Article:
Tuesday, 8 September 2015

Beginning of the End (1957)

Still in the year of 1957, the year of the sci-fi thriller it seems. It's pretty clear to see that this movie came to be purely from the success of 'Them!' which revolved around killer ants. Although I really have no idea which giant bug movie was thought up first from the vast array of clones. Considering this is about giant locusts/grasshoppers, which are hardly terrifying really, leaves me to think this may have been all that was left to utilise after the obvious bugs like scorpions, mantis, slug-things etc...were all in production.

So what's this all about you say? Well let me see. A small town with all its inhabitants vanish, well the people vanish, the town is destroyed. Onto the case stumbles a young attractive journalist who smells a rat and starts to poke around. After much dialog and wondering around from place to place we finally meet up with the good looking Dr. Wainwright who is experimenting with radiation on crops to make them bigger. Hmmm I wonder if this has anything to do with it. Why yes! low and behold grasshoppers managed to eat some of the infected crops and now they are as big as a barn. Standard procedure then requires that the army (national guard) be brought in to try and stop the giant bugs, which of course proves ineffective. Thusly we are drawn into a tense situation as Dr. Wainwright and his attractive journalist partner must come up with a devious plan to stop the mutant hordes.

Basically this is a complete rerun of 'Them!' only with much worse effects. The actors are merely props for the movies giant bugs which clamber around over awkward models. The funny thing is, the giant bugs don't actually turn up for ages! not until the 27-minute mark. Up until that point the acting is actually pretty good strangely enough, you'd think this was a proper suspense movie. Both Peter Graves and Peggie Castle are very engaging in their respective roles. I wasn't sure which way Graves's character would go to be honest, kinda thought he might be some kind of loony scientist villain for a time. Castle, of course, does everything a woman would do in a 1950's B-movie, scream and look pretty, but she is also quite a strong character when it comes down to it. The only other character that stuck was Morris Ankrum as Gen. Hanson who came across as the stereotypical gruff military type with a buzz haircut, almost like a Jonah Jameson type character.

Once the giant bugs appear everything goes downhill terribly I can't lie. Basically what they've done is enlarged rear projection footage of real grasshoppers against the live-action of the actors. This, of course, is nothing unusual in these types of movies (every driving scene ever!), but the fact that the footage is clearly real grasshoppers makes it ridiculously stupid. In other scenes they have used traveling matte effects as the bugs shuffle across live-action footage of the actors, again looking awful and disjointed. But the worst has to be the cheap-ass visual effect of having the hoppers crawling on a large photo of a building...and pretending its a real building. It's actually a real eye-opener because you can clearly tell its a photo. There are one or two model shots of Chicago when the bugs attack the city, but again it's so very obvious, clearly tiny bugs bumping into models.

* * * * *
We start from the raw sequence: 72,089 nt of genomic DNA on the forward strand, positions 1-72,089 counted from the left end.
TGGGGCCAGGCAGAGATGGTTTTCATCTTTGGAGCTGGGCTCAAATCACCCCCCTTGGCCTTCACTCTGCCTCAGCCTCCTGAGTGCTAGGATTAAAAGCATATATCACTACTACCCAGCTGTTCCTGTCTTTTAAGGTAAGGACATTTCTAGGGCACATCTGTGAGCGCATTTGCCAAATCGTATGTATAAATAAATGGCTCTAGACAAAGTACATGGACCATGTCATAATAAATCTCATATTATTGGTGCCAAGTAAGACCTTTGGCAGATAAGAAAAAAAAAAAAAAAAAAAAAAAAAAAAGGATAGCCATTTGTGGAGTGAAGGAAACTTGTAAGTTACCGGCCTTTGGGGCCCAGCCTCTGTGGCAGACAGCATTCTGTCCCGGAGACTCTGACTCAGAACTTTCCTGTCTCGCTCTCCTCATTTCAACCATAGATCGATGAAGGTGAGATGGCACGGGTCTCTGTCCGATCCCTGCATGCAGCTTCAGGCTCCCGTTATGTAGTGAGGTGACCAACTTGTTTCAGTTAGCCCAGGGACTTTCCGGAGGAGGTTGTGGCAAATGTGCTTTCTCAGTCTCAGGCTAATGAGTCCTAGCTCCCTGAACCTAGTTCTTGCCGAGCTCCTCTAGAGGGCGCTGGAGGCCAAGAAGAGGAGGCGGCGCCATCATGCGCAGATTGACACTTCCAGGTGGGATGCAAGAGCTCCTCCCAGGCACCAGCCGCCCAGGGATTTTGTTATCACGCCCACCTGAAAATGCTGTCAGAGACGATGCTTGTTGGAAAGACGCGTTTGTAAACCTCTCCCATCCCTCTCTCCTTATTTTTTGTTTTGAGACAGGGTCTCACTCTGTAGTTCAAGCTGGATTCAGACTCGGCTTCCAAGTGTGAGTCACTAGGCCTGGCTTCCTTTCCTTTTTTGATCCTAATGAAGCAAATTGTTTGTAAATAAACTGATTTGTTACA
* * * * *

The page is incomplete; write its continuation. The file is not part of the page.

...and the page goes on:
It's not all bad though, the action is quite intense at times when the actors break out the big guns and machine guns, blasting away at nothing. You could almost be fooled into thinking you're watching a gritty war flick at times. Sadly that's all though as nothing much else happens here, you don't see any form of death or attacks or anything. Every time a hopper is about to eat someone the matted hopper just moves over them and it cuts away, there is no destruction or carnage at all which makes it hard to engage in the fantasy. I'm not expecting blood and gore of course but you can tell that they weren't able to do anything due to budget limitations and the fact the hoppers were matted on top. There is never any life-size models/puppets of the hoppers to interact with the actors. Don't even get me started on the finale where they drown all the hoppers, clearly real hoppers filmed in a small tube of water.

I think the most interesting aspect of the whole movie is the stock footage, of which there is a lot used. There is of course lots of footage of the military in action, training wise and real wartime stuff (I'm guessing), which is interesting to see...for obvious reasons really. Other stock footage shows in and around 1950's Chicago which was also pretty cool I thought, amazing to see the changes.

Now I did enjoy this but mainly for hilarious reasons. It's not exactly the same as other bug B-movies. For instance, there was no smartly dressed, old fashioned, crusty old scientist guy who knows everything, and they don't kill the bugs with any weapons here, they just use their ingenuity. Errr...but that's about it, every other cliche is here from the screaming female to the gruff military dude, and of course the movie poster is awesome but doesn't represent the movie whatsoever. This definitely comes under the 'so bad its good' banner I think, hokey effects, cookie-cutter plot, but decent acting amazingly.


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